Unbreakable Movie Demystifies Mental Health

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MOVIES

By Yinka Olatunbosun
A press preview of the movie, Unbreakable held last week at a private venue in Lagos hosted by the movie producer, Buky Campbell, a theatre-trained filmmaker. The movie starring O. C. Ukeje, A’rese Emokpae, Uche Mac-Auley and Richard Mofe-Damijo is an advocacy film that radically changes the usual narratives in Nigerian movie industry about mental health. Majority of Nigerian movies tell stories about mental health as a resultant effect of a past evil deed of a character. Most villains in our movies end up mentally ill; some good characters are portrayed as being under spiritual attack when mental illness strikes. While in reality, mental disorder is a health challenge that can be diagnosed and treated clinically.
In this romantic movie, “Unbreakable,” the screenwriter, Sola Osofisan presents the viewer with a simple plot of a young newly-married couple based in Lagos, who are very much in love. The first hint about the character of Ikepo (A’rese) is the scene of paranoia. Her husband, Chidi (O. C. Ukeje) is beclouded by love and with the use of dramatic irony, he is portrayed as being slow to recognise the signs showing that his wife, Ikepo, is dealing with a mental illness. When his business partner, Mike (John Dumelo) shares a video of Ikepo in a manic episode on the social media with Chidi, the pace is set for this extraordinary story of unfailing love and tested loyalty. The 90-minute movie is like a level playing field for all healthcare providers for mental health patients, whether traditional or orthodox to have conversations about the issues surrounding mental health such as lack of adequate mental health facilities, stigmatisation, abandonment of patients and more.
Unbreakable is a movie project executed by the Unbroken Partnership Limited made up of the trio of Buky Campbell (producer), Sola Osofisan (screenwriter) and Ben Chiadika (director) who is best known for directing the MNET multi award-winning soap, Tinsel. Campbell who is very enthusiastic about the project, remarked that it is a necessary project, considering the situation in the country.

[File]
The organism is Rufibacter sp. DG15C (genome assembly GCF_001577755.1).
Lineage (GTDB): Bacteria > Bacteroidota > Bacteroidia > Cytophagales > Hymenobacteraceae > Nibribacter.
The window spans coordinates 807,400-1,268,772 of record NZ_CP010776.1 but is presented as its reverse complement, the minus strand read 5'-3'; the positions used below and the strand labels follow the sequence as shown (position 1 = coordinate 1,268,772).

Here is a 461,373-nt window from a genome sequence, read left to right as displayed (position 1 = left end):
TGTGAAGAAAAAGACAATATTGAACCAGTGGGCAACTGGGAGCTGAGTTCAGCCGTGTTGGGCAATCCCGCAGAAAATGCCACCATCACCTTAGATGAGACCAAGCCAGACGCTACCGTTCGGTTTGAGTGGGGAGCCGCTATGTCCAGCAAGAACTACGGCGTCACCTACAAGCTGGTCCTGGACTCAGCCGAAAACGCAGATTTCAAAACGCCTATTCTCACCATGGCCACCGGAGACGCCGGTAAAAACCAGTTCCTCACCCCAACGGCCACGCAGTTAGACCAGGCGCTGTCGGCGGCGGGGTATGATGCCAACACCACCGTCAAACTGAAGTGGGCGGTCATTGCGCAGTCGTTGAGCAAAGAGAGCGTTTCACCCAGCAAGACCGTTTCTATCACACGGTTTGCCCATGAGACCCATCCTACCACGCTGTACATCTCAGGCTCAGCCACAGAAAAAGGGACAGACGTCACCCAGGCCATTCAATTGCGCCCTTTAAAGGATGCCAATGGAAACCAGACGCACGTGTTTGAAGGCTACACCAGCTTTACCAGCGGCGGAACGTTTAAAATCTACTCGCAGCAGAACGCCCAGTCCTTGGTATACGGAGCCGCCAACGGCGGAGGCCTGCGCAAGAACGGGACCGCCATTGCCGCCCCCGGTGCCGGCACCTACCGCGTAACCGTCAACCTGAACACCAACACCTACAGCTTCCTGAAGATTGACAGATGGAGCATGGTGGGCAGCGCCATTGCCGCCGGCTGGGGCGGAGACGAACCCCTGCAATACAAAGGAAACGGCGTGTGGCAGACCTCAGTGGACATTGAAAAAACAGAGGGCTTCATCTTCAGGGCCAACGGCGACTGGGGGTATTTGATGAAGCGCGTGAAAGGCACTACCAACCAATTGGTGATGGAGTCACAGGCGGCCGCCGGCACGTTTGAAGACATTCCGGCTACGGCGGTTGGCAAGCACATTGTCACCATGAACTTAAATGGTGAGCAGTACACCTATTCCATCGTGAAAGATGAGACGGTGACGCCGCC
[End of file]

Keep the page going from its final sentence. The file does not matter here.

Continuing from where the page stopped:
“In the light of the present circumstance throughout the country, especially with all the stories about suicide, we think a story about mental health is very timely because it draws people’s attention and it starts a conversation,” she explained. “I think it is important to say that in terms of mental illness, what works for one may not work for the other. There is a peculiarity to seeking help because there are so many types and no one side fits all. The important fact is that the conversation has started about mental health.”
Though the movie was not made solely for commercial gain, it requires funding for it to be screened at various venues. “We plan to show this movie for free across university campuses nationwide through sponsorships from individuals and corporate organisations,” she continued. “As long as they are individuals who are thinking beyond themselves, this movie will get to where it should be. When we started this project, we wanted to be socially responsible. We wanted to tell stories that have meaning. We didn’t want to powder up out stories and make it pretty because life itself is not pretty. Mental health is one of the things we are targeting. Commercial success will come when we all realise that the topic is very important and timely. State governments can also come on board. Our aim is advocacy; reaching out to the masses and I know that the average undergraduate cannot afford to go to the cinema to watch a movie. That is why we want to meet them where they are; to benefit from the movie.”
The first show is on September 21 at The Crab, Department of Theatre and Film Studies, University of Port Harcourt, and then it will go on a tour of other universities afterwards.
“UNIPORT is my alma mater,” she added. “One of our stars in the movie, Bimbo Manuel also graduated from the university. We feel that we owe that university something because it trained me to be who I am today and God bless Prof. Ola Rotimi who instilled in us the values that had taken us this far.”
One of the partners of this movie project is Olamma Cares Foundation, a non-governmental organisation with a 24-hour hotline for people to call in case they are depressed or in crisis.
“When a person you know is dealing with mental health crisis, they need a solid support. Most patients are abandoned by family,’’ she remarked.